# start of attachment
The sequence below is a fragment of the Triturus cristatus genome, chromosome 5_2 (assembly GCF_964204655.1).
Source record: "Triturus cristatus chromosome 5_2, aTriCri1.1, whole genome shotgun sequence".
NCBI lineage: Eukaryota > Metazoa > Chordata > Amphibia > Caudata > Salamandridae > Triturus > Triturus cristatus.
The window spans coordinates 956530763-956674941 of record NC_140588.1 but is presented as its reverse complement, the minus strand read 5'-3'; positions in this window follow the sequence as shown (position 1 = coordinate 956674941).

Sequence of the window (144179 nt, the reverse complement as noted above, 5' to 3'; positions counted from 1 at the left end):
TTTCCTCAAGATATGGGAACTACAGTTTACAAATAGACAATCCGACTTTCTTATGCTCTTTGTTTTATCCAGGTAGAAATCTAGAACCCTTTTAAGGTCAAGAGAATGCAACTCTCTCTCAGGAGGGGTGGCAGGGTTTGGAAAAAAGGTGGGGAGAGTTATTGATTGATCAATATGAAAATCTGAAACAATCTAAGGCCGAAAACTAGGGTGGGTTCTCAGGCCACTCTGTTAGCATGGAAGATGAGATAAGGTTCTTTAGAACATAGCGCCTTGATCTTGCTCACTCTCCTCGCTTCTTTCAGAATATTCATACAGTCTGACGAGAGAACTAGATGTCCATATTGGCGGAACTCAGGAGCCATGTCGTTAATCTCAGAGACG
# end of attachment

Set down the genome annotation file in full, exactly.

The sequence below is a fragment of the Triturus cristatus genome, chromosome 5_2 (assembly GCF_964204655.1).
Source record: "Triturus cristatus chromosome 5_2, aTriCri1.1, whole genome shotgun sequence".
NCBI lineage: Eukaryota > Metazoa > Chordata > Amphibia > Caudata > Salamandridae > Triturus > Triturus cristatus.
The window spans coordinates 956530763-956674941 of record NC_140588.1 but is presented as its reverse complement, the minus strand read 5'-3'; positions in this window follow the sequence as shown (position 1 = coordinate 956674941).

Sequence of the window (144179 nt, the reverse complement as noted above, 5' to 3'; positions counted from 1 at the left end):
TTTCCTCAAGATATGGGAACTACAGTTTACAAATAGACAATCCGACTTTCTTATGCTCTTTGTTTTATCCAGGTAGAAATCTAGAACCCTTTTAAGGTCAAGAGAATGCAACTCTCTCTCAGGAGGGGTGGCAGGGTTTGGAAAAAAGGTGGGGAGAGTTATTGATTGATCAATATGAAAATCTGAAACAATCTAAGGCCGAAAACTAGGGTGGGTTCTCAGGCCACTCTGTTAGCATGGAAGATGAGATAAGGTTCTTTAGAACATAGCGCCTTGATCTTGCTCACTCTCCTCGCTTCTTTCAGAATATTCATACAGTCTGACGAGAGAACTAGATGTCCATATTGGCGGAACTCAGGAGCCATGTCGTTAATCTCAGAGACG